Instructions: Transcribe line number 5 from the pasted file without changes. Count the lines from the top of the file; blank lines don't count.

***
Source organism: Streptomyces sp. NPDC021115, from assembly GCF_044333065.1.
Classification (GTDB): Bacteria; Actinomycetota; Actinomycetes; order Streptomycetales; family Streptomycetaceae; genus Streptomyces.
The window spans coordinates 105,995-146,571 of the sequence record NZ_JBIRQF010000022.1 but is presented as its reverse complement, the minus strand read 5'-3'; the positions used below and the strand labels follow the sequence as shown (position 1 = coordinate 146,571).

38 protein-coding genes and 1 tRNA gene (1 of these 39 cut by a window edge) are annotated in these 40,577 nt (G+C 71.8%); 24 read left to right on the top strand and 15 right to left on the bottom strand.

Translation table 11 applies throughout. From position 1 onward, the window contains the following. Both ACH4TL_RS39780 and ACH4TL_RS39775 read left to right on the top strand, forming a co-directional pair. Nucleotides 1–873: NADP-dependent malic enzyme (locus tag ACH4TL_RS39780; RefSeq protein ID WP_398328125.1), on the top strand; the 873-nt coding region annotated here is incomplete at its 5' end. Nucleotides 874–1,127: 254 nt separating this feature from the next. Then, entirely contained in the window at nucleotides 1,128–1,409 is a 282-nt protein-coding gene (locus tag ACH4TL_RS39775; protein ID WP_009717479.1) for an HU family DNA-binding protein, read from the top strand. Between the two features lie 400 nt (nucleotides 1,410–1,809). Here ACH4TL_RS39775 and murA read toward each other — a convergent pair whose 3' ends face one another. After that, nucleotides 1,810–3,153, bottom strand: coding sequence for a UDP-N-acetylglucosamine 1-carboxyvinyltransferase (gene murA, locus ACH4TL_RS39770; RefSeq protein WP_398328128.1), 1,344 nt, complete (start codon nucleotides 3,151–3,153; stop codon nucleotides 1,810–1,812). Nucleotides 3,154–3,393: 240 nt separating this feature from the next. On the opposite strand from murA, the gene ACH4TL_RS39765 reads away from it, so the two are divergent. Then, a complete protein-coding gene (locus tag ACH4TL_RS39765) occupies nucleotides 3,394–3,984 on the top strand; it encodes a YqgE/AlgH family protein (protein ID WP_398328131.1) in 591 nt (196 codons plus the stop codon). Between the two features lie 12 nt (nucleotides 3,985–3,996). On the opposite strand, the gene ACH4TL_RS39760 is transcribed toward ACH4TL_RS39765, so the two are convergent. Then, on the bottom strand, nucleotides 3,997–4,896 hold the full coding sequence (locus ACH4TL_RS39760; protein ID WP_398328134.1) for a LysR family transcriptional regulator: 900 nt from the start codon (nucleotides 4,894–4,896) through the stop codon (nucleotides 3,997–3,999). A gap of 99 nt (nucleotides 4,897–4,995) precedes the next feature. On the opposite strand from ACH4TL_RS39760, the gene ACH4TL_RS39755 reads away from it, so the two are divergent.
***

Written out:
Translation table 11 applies throughout. From position 1 onward, the window contains the following. Both ACH4TL_RS39780 and ACH4TL_RS39775 read left to right on the top strand, forming a co-directional pair. Nucleotides 1–873: NADP-dependent malic enzyme (locus tag ACH4TL_RS39780; RefSeq protein ID WP_398328125.1), on the top strand; the 873-nt coding region annotated here is incomplete at its 5' end. Nucleotides 874–1,127: 254 nt separating this feature from the next. Then, entirely contained in the window at nucleotides 1,128–1,409 is a 282-nt protein-coding gene (locus tag ACH4TL_RS39775; protein ID WP_009717479.1) for an HU family DNA-binding protein, read from the top strand. Between the two features lie 400 nt (nucleotides 1,410–1,809). Here ACH4TL_RS39775 and murA read toward each other — a convergent pair whose 3' ends face one another. After that, nucleotides 1,810–3,153, bottom strand: coding sequence for a UDP-N-acetylglucosamine 1-carboxyvinyltransferase (gene murA, locus ACH4TL_RS39770; RefSeq protein WP_398328128.1), 1,344 nt, complete (start codon nucleotides 3,151–3,153; stop codon nucleotides 1,810–1,812). Nucleotides 3,154–3,393: 240 nt separating this feature from the next. On the opposite strand from murA, the gene ACH4TL_RS39765 reads away from it, so the two are divergent. Then, a complete protein-coding gene (locus tag ACH4TL_RS39765) occupies nucleotides 3,394–3,984 on the top strand; it encodes a YqgE/AlgH family protein (protein ID WP_398328131.1) in 591 nt (196 codons plus the stop codon). Between the two features lie 12 nt (nucleotides 3,985–3,996). On the opposite strand, the gene ACH4TL_RS39760 is transcribed toward ACH4TL_RS39765, so the two are convergent. Then, on the bottom strand, nucleotides 3,997–4,896 hold the full coding sequence (locus ACH4TL_RS39760; protein ID WP_398328134.1) for a LysR family transcriptional regulator: 900 nt from the start codon (nucleotides 4,894–4,896) through the stop codon (nucleotides 3,997–3,999). A gap of 99 nt (nucleotides 4,897–4,995) precedes the next feature. On the opposite strand from ACH4TL_RS39760, the gene ACH4TL_RS39755 reads away from it, so the two are divergent.